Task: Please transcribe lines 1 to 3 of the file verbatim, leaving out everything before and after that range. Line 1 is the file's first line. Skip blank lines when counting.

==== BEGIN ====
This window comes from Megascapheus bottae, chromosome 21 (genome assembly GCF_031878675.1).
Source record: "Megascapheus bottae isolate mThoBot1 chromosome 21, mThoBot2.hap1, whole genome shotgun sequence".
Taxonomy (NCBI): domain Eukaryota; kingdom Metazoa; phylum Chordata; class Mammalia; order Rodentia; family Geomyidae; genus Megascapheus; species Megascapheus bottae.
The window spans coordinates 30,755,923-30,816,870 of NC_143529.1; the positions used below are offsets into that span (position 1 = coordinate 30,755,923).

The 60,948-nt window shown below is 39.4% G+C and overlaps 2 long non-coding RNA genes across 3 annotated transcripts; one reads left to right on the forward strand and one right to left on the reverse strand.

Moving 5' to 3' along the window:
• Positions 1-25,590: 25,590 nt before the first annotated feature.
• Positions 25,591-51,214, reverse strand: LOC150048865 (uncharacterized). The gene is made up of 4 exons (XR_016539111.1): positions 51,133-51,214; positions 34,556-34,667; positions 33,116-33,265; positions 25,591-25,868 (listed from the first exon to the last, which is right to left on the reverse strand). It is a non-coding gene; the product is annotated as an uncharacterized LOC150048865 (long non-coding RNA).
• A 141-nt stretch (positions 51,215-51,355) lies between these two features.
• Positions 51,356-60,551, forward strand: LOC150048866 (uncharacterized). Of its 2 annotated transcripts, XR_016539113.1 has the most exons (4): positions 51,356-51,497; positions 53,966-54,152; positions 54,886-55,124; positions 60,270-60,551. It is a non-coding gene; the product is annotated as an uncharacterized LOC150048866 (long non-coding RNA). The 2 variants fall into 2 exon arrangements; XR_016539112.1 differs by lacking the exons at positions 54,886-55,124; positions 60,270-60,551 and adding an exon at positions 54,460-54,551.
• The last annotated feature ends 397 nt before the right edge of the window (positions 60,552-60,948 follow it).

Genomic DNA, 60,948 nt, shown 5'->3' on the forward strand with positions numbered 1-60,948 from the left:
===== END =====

This window comes from Megascapheus bottae, chromosome 21 (genome assembly GCF_031878675.1).
Source record: "Megascapheus bottae isolate mThoBot1 chromosome 21, mThoBot2.hap1, whole genome shotgun sequence".
Taxonomy (NCBI): domain Eukaryota; kingdom Metazoa; phylum Chordata; class Mammalia; order Rodentia; family Geomyidae; genus Megascapheus; species Megascapheus bottae.